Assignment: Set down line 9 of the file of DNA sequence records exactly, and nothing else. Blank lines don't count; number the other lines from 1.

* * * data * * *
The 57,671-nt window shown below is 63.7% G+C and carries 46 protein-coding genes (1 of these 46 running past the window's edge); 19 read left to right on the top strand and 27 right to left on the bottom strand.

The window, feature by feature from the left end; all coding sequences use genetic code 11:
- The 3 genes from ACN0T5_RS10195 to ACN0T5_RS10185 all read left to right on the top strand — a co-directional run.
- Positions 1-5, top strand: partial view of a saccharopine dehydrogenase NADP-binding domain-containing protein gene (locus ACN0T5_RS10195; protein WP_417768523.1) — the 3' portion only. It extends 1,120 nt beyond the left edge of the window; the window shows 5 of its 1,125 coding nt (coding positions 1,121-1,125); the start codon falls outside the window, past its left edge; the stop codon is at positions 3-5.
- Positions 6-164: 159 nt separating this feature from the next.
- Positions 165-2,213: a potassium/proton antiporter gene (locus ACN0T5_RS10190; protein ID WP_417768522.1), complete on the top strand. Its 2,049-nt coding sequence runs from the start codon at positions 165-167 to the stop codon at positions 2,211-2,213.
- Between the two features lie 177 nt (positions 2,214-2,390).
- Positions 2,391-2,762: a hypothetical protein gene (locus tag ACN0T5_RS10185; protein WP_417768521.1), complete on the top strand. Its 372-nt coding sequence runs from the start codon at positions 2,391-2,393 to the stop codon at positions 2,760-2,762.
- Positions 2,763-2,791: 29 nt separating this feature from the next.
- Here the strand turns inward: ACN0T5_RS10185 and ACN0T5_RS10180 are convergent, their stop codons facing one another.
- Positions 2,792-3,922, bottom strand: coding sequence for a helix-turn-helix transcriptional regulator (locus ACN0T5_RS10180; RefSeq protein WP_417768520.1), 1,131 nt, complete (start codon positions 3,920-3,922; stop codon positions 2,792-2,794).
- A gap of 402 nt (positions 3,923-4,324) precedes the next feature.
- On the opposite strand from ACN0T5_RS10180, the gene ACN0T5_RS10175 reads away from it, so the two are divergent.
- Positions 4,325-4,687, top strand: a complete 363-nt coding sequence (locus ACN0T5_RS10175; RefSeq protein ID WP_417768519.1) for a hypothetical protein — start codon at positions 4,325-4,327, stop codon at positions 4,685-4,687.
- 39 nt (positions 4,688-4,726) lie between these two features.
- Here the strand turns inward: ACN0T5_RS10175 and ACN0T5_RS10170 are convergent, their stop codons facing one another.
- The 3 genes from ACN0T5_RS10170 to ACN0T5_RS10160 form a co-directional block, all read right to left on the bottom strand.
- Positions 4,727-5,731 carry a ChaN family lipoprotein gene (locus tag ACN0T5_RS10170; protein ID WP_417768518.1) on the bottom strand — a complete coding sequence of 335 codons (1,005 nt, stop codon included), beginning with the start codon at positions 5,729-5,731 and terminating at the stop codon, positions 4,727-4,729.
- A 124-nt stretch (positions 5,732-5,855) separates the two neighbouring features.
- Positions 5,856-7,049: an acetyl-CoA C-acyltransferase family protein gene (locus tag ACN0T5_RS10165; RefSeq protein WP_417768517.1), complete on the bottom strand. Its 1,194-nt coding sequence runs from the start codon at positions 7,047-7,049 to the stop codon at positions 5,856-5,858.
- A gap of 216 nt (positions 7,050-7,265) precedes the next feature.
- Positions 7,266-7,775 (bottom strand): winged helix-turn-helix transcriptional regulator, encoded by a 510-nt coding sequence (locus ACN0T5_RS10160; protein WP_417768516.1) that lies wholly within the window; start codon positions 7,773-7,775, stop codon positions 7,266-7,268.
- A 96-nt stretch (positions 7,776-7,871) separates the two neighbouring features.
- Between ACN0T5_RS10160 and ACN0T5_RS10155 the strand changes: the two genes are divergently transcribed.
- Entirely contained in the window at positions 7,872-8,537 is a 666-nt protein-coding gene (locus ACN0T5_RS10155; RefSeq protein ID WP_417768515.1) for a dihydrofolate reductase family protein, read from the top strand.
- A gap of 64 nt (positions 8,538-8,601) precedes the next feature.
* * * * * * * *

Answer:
- Positions 2,763-2,791: 29 nt separating this feature from the next.